Furthermore, the discovery came as a big surprise to Sandra Brooke, who is a coral ecologist from Florida State University. After exploring the area on a dive herself, she would go on to describe the sight of the reef as “incredible” when talking to HuffPost.
Why was Brooke so amazed at the discovery? Well, although Lophelia coral had previously been found near North Carolina and Florida, it hadn’t been known to survive at depths of beyond 2,000 feet. It wasn’t just the location of the coral that stunned experts, either; the reefs were also further offshore than is typical.
Plus, the discovery of the coral came at a critical time from a political point of view. More specifically, the find had emerged shortly after President Donald Trump had announced his intentions of expanding offshore drilling in the Pacific, Arctic and Atlantic Oceans. Trump put the proposed plan forward along with Ryan Zinke, his interior secretary, in January 2019. And if it’s to go ahead, it will make nine-tenths of the coastal waters under U.S. jurisdiction vulnerable to such procedures.
While announcing the intended oil drilling expansion, Zinke promised to “strike the right balance to protect… coasts and people while still powering America and achieving American energy dominance.” There’s hope, though, that the Deep Search coral discovery may have some impact on subsequent drilling developments.
Cordes has at least made his own position on the matter clear, as according to HuffPost he has stressed the need to protect the newfound Atlantic coral reef from offshore developments. The scientist has witnessed for himself how sea life interacts with the ecosystem, and it seems that he is in little doubt of its importance in the wider ocean habitat.
Now, following the discovery of the South Carolina coral, Deep Search scientists plan to devote years to further exploration of the area. In particular, as coral reefs generally teem with diversity, the researchers would likely investigate which communities of creatures rely on the intricate natural environment for sustenance.
And the significance of the Atlantic coral was briefly discussed by the Deep Search team in a video posted on the official OER YouTube channel in August 2018. In the clip, Cordes recalls of the discovery, “It was coral rubble for as far as the eye could see and live coral up on top. A cover of live coral I’ve only seen in a couple of places. It’s a lot of living, growing reef.”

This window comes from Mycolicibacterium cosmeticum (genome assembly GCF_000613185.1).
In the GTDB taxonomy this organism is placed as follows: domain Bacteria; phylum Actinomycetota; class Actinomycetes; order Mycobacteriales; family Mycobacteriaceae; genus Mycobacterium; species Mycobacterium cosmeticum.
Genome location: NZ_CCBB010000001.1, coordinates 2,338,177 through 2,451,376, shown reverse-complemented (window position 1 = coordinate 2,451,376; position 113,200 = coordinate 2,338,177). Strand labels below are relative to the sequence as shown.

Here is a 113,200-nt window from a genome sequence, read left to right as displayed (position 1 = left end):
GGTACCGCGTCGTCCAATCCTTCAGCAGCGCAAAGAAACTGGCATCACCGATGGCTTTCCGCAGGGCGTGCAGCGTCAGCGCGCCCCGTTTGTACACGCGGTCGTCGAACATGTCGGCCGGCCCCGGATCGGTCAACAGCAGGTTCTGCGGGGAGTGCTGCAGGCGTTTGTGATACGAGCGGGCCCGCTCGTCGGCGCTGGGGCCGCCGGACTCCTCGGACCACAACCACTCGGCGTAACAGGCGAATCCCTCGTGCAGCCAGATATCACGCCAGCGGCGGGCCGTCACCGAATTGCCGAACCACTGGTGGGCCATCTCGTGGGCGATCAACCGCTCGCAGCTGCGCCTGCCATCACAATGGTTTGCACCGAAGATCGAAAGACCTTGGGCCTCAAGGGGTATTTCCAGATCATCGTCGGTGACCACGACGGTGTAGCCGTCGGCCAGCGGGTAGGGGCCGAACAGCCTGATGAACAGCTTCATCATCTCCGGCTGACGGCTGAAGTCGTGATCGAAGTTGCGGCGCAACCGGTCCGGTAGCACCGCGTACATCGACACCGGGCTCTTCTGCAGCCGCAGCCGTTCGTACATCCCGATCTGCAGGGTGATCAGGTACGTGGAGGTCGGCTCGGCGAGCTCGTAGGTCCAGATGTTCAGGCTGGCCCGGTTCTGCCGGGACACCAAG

Cordes continues, “So, now that we know this is here… the possibilities for where Lophelia could be forming reefs are now bigger than they used to be. That’s a real fundamental change in how we do exploration. It’s brand new. This is really different to anything we’ve seen before.”
One way in which the North Carolina coral reef differed from other sites that Cordes had uncovered during his career were the conditions in which it existed. “The temperature profile is really weird here,” he says in the YouTube video. “And in a lot of ways, that suggests to us that there are a lot more connections to shallow water than we would expect at 700 meters [2,296 feet].”
Indeed, despite the depth of the coral reef, it was in no way isolated from the rest of the ocean’s ecosystems. “All those waters are mixed,” Cordes explains. “Everything that’s happening up at the surface is very quickly being translated to 700 meters. We see swordfish swimming all over them, you know. There are these big fish coming down to interact with these habitats.”
So while there’s still so much to learn about deep-sea coral populations in the Atlantic, the discovery of such an unspoiled ecosystem is an exciting one. Ultimately, you see, it may help scientists better understand how reefs operate and help save these unique and important habitats for generations to come.
In the YouTube video, Cordes speaks briefly about such work, saying, “The ultimate goal of Deep Search is to be able to inform the management agencies about the importance of this habitat. Then they can protect them… [and] limit as much as possible the human impacts in what are still relatively pristine coral reefs.”
And just at a time when coral reefs across the world are under threat, the discovery of a new, relatively healthy example is something very special indeed. Cordes likes to think so, anyway. “You know, there aren’t many [pristine coral reefs] left on Earth, and we just found a really big one,” he says. “This is huge. This is a really big finding. I’m thrilled.”